The market, IEA, EIA, most analysts, and press remained mystified at the “resiliency” in US production and the fact that it did not decline as quickly as the rig count. For example, the IEA in its October 2015 Oil Market Report (“OMR”) showed that Americas (USA, Canada, Mexico, and Chile) production would not decrease over the 2-year period from 4Q14 to 4Q16. How is this even possible with the collapse in the US oil rig count?? This forecast obviously made little sense and somewhat indicated the IEA lacked the tools to model unconventional tight oil production. Since then, the IEA has begun a series of downward revisions, culminating with a 500 Mbopd decline in the May 2016 OMR. Based on a belief the IEA’s methodology was flawed, I have modeled (see appendix for detailed modeling assumptions) the four major US tight oil shale basins — the Permian, Eagleford, Bakken, and Niobrara — and this analysis indicates the IEA is not even close, and we should see another 600 Mbopd of downward revisions in future OMR’s based on the current US oil rig count.

Finally and for the record, there was nothing particularly mystifying about the “resiliency” in US production, as US tight oil production is actually following a fairly predictable pattern not too dissimilar from what we have observed in other “tight” rock/shale plays. When we see a collapse in commodity prices and a dramatic fall in rig count, production typically peaks 6 to 18 months afterwards, rolls over slowly, and then, when efficiency gains reach their limitations, goes over the edge and falls precipitously.

The Haynesville may give us a clue

The Haynesville gives us a clue about how to think about efficiency gains and the relationship between rigs, production, and high decline rates from wells drilled into “tight” source rocks. In the Haynesville, the rig count decreased 80% from 240 to 48 in 26 months, while natural gas production peaked 18 months after the rig count peaked and ultimately, over the next 25 months, decreased 44% to ~6 Bcf/d from its peak. Note the acceleration in monthly production declines ~26 months after the 2nd peak in rig count — once production goes over the cliff and begins the rapid phase of its descent, the slope of the decline in natural gas production is almost as steep as the slope of the decline in the rig count ~26 months earlier.

Deja Vu – The behavior of US tight oil production is similar to Haynesville tight gas production

As a result of the collapse in US natural gas prices in 2010, the rig count in the Haynesville began to collapse that year and ultimately decreased 94% to 48 rigs over a 30-month period. By comparison, the US oil rig count has collapsed 77% to 371 rigs over the 21-month period from October 2014 to July 2016. Also note, that even though the fall in the US oil rig count was compressed relative to the fall in the Haynesville rig count, they both had a brief period where the rig count declines flat lined and modestly ticked up before resuming their steep declines.

Because the US oil directed rig count fell relatively faster than the Haynesville rig count, US oil production peaked in 6 months following the peak in the US oil rig count, compared to 18 months for the Haynesville, and then declined modestly over the next 12 months. Production declines are now starting to accelerate. To put this in perspective, of the 1.2 MMbopd decline in US crude production, roughly half occurred in the last three months (i.e., 2Q16). More importantly, US oil production has only declined 13% so far from its peak. If the Haynesville is a proxy for US oil production and it declined 44% from its peak, then let’s just say we have a long way to go in the decline of US oil production based on the current rig count.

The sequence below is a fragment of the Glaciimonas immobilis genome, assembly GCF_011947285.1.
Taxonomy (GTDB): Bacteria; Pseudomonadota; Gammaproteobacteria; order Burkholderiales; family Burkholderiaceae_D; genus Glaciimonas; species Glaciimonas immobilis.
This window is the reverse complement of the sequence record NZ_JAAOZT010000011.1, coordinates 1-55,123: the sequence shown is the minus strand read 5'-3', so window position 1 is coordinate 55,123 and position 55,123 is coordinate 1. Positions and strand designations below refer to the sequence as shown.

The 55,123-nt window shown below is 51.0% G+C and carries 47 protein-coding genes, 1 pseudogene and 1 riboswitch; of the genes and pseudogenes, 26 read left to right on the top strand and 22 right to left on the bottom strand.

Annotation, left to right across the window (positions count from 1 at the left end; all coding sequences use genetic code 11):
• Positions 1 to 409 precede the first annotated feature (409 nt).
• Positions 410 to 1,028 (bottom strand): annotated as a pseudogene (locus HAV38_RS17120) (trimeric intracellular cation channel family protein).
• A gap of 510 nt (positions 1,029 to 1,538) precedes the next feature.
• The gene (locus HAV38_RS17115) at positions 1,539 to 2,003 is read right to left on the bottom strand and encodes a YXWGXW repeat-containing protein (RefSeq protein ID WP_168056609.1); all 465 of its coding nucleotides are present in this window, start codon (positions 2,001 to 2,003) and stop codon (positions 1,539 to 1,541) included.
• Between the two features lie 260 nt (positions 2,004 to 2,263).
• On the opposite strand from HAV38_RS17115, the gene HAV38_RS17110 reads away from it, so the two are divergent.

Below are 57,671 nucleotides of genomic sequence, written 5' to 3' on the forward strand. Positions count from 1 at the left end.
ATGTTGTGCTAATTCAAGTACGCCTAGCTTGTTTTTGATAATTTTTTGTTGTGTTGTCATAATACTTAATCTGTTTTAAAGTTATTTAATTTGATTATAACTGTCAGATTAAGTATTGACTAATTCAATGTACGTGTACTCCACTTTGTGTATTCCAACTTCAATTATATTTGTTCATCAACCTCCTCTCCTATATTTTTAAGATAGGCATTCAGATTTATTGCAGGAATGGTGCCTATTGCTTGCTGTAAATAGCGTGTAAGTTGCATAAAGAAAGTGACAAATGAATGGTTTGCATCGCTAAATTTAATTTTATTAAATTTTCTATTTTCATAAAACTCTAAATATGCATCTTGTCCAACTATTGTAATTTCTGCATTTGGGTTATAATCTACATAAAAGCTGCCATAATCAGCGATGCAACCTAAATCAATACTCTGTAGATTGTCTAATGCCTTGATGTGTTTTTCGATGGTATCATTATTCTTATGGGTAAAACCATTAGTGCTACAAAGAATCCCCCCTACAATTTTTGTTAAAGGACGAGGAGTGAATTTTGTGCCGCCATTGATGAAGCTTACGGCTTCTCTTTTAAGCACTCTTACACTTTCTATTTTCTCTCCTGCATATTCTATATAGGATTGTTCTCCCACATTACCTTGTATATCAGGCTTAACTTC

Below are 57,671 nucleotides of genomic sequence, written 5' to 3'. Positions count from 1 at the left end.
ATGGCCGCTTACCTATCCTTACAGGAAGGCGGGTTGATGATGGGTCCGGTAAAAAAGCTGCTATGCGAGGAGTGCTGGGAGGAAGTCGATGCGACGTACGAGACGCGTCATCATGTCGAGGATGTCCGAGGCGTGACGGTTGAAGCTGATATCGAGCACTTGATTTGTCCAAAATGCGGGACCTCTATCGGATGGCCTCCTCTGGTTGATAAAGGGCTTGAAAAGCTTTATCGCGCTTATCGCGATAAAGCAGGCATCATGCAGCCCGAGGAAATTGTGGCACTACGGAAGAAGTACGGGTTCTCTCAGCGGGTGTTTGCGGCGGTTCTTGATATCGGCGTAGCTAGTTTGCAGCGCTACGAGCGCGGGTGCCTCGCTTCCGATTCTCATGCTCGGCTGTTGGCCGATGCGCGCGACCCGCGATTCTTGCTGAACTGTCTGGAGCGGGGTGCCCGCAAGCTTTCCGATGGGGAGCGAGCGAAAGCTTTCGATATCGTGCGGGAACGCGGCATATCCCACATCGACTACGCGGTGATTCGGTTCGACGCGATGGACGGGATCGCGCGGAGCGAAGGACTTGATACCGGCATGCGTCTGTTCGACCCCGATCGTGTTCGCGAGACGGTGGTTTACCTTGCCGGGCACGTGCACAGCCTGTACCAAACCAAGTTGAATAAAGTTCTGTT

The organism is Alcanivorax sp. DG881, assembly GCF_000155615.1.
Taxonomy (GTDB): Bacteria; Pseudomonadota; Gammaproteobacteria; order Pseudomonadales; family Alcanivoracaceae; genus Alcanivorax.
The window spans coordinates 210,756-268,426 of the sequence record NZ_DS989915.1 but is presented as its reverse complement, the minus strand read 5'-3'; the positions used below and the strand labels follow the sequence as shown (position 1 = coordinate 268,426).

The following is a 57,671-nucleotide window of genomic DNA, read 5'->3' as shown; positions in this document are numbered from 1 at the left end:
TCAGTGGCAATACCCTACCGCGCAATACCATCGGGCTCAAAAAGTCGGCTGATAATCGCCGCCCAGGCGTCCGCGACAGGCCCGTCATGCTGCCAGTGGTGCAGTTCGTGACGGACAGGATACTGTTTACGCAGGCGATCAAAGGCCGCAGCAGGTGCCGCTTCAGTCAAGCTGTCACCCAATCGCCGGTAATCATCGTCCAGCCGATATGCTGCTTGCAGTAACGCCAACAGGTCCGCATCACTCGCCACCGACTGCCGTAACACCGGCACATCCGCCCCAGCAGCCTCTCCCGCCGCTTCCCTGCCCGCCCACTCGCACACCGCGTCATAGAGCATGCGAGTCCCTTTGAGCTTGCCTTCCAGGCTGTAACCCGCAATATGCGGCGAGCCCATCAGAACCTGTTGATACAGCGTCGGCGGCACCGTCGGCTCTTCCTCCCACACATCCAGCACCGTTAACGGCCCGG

The IEA rolled out its 2017 forecast for “Americas” production in June 2016 – does it make sense?

A picture is worth a thousand words. Below is the prior chart updated with the IEA forecast through 2017. As you can see, there is a sudden and inexplicable cessation in the decline of US oil production in July 2016. How would this even be possible without an immediate and material increase in oil prices? That said, the baseline model, based on 370 onshore oil rigs, shows US oil production will continue to fall to 7.65 MMbopd through December 2017. I would also like to emphasize the shape of the US oil production curve (“Production: Number of Months Following the Peak in Rig Count”) looks somewhat similar to the shape of the Haynesville production curve (“Production: Number of Months Following the Peak in Rig Count”).

The global oil market is in uncharted waters

The US, if indeed it is poised to become the global swing producer, needs to deliver 1+MMbopd in annual production growth over the next decade. That is easier said than done and probably not possible anywhere else on the globe. To actually deliver 1+ MMbopd of annual production growth, I think US Oil & Gas companies will have to initially deploy an average of 900 rigs. This level of activity is problematic in that it requires a massive amount of equipment, labor, training, capital, and a sustained period of much higher oil prices. Ask yourself: If you were an Oil & Gas executive and your company had either been to the brink or unfortunately over it, would you rush out to deploy 900 rigs the first time you see $70/bbl oil and lever up your balance sheet in the process? Probably not, at least not immediately. My guess is US Oil & Gas executives, afraid of the “eventual” return to $26/bbl, will (i) use excess cash flow to pay down debt, (ii) issue equity to pay down debt (iii) refinance and term out RBL’s/High Yield maturities when and if capital markets reopen and (iv) sell assets at significantly higher values relative to the last two years to pay down debt. After all, these executives will be nervous that oil is heading back to $26/bbl, and will feel compelled to fortify their balance sheets accordingly. I would even take it a little further and throw out there that this level of activity will only occur with a change in the psychology of US Oil & Gas executives that $70/bbl and not $40/bbl is the correct oil price for medium to long-term planning. The problem is this will not happen overnight, which makes my baseline forecast or something close to it more probable.